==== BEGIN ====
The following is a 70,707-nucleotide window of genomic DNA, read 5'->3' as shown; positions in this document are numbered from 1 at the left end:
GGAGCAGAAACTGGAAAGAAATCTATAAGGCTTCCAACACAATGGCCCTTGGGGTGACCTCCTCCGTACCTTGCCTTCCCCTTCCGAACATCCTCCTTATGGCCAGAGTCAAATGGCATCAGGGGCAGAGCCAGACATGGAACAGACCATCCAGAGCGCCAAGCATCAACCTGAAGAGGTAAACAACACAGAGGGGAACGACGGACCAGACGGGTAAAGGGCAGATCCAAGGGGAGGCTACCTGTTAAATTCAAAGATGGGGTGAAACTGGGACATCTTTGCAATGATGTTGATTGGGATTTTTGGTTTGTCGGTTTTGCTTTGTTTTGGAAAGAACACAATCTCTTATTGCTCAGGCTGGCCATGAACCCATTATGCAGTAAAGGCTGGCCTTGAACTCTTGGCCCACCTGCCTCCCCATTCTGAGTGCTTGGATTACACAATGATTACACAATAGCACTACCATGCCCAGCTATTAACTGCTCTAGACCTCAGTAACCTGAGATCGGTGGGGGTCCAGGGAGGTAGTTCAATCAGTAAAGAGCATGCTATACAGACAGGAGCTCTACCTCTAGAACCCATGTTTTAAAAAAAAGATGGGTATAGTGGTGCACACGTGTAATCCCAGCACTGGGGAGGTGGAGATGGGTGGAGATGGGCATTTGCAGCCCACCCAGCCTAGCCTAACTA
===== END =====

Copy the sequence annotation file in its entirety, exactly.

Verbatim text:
The following is a 70,707-nucleotide window of genomic DNA, read 5'->3' as shown; positions in this document are numbered from 1 at the left end:
GGAGCAGAAACTGGAAAGAAATCTATAAGGCTTCCAACACAATGGCCCTTGGGGTGACCTCCTCCGTACCTTGCCTTCCCCTTCCGAACATCCTCCTTATGGCCAGAGTCAAATGGCATCAGGGGCAGAGCCAGACATGGAACAGACCATCCAGAGCGCCAAGCATCAACCTGAAGAGGTAAACAACACAGAGGGGAACGACGGACCAGACGGGTAAAGGGCAGATCCAAGGGGAGGCTACCTGTTAAATTCAAAGATGGGGTGAAACTGGGACATCTTTGCAATGATGTTGATTGGGATTTTTGGTTTGTCGGTTTTGCTTTGTTTTGGAAAGAACACAATCTCTTATTGCTCAGGCTGGCCATGAACCCATTATGCAGTAAAGGCTGGCCTTGAACTCTTGGCCCACCTGCCTCCCCATTCTGAGTGCTTGGATTACACAATGATTACACAATAGCACTACCATGCCCAGCTATTAACTGCTCTAGACCTCAGTAACCTGAGATCGGTGGGGGTCCAGGGAGGTAGTTCAATCAGTAAAGAGCATGCTATACAGACAGGAGCTCTACCTCTAGAACCCATGTTTTAAAAAAAAGATGGGTATAGTGGTGCACACGTGTAATCCCAGCACTGGGGAGGTGGAGATGGGTGGAGATGGGCATTTGCAGCCCACCCAGCCTAGCCTAACTA